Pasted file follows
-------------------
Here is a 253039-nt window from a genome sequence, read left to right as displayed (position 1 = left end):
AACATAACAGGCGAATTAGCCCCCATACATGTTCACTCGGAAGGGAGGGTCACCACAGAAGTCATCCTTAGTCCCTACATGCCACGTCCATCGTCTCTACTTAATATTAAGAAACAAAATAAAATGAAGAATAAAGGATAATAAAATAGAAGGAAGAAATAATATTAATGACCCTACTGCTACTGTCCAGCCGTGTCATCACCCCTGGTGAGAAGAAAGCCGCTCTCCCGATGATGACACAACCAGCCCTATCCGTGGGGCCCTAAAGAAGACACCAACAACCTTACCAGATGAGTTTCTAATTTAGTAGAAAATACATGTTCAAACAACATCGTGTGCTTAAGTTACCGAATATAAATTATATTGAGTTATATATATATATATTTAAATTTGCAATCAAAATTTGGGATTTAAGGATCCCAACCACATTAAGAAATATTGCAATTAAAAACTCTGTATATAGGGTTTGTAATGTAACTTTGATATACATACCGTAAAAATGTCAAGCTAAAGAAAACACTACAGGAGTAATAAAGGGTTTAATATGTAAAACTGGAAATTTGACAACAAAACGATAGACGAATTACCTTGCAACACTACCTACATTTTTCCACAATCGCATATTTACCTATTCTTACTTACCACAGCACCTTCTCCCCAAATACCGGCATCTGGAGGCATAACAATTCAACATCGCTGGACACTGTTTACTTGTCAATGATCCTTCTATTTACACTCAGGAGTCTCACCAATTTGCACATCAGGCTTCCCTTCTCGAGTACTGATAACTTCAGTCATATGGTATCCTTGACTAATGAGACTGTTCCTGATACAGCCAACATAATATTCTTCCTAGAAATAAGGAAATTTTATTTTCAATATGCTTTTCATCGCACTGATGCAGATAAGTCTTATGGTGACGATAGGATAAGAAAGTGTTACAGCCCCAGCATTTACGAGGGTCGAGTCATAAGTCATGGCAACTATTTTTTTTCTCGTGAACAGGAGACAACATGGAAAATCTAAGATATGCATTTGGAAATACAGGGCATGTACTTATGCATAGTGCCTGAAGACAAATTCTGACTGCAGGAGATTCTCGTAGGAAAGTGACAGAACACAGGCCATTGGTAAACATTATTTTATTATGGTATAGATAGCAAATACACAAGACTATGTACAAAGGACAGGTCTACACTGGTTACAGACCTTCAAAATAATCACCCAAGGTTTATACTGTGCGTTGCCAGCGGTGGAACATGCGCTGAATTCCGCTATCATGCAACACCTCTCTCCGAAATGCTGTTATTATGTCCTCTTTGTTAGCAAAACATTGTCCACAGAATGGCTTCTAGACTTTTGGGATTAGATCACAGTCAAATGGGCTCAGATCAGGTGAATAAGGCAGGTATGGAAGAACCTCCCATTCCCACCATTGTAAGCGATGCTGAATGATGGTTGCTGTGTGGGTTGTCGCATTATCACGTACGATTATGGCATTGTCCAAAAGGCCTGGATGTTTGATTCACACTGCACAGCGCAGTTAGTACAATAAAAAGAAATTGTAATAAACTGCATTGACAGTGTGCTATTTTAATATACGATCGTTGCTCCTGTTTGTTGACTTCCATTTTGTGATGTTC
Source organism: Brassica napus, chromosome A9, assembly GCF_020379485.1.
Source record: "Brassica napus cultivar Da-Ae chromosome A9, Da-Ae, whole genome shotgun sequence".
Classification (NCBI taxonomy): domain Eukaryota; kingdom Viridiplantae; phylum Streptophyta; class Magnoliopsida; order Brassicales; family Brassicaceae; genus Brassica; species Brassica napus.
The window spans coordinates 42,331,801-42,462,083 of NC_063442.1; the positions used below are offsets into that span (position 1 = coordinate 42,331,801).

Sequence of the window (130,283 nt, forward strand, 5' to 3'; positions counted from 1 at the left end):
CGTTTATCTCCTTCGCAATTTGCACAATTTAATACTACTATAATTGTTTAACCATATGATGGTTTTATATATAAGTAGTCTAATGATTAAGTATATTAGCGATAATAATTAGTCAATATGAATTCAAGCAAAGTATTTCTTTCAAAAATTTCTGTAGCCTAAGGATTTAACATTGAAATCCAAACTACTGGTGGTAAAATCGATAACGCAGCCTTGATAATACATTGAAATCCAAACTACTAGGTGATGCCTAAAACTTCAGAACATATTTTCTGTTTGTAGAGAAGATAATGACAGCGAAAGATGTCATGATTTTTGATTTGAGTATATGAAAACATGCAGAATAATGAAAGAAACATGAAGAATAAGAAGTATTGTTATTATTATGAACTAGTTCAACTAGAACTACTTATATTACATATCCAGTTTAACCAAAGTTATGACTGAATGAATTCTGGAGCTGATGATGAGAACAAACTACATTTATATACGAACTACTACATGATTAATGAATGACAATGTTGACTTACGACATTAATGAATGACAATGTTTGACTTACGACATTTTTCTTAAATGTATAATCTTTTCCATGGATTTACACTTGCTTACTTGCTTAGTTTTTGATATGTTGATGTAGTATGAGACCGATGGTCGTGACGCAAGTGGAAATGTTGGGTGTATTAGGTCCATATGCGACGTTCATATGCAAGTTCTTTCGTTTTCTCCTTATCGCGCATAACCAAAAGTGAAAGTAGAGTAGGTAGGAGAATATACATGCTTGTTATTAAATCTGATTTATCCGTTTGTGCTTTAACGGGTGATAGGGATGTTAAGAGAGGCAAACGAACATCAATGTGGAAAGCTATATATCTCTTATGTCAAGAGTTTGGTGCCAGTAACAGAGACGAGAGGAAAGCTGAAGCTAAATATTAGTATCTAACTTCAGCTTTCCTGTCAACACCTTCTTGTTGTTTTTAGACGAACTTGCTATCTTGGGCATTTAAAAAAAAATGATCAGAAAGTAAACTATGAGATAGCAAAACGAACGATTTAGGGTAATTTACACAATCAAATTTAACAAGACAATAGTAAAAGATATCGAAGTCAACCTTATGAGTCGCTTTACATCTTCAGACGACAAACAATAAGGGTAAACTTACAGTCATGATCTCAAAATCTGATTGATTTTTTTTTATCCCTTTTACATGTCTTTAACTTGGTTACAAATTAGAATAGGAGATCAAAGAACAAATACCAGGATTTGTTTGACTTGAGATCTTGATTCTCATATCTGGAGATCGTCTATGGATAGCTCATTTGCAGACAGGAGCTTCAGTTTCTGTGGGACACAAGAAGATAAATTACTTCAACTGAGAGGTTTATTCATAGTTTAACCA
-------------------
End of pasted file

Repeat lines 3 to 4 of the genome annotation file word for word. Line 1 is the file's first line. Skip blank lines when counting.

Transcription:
Source organism: Brassica napus, chromosome A9, assembly GCF_020379485.1.
Source record: "Brassica napus cultivar Da-Ae chromosome A9, Da-Ae, whole genome shotgun sequence".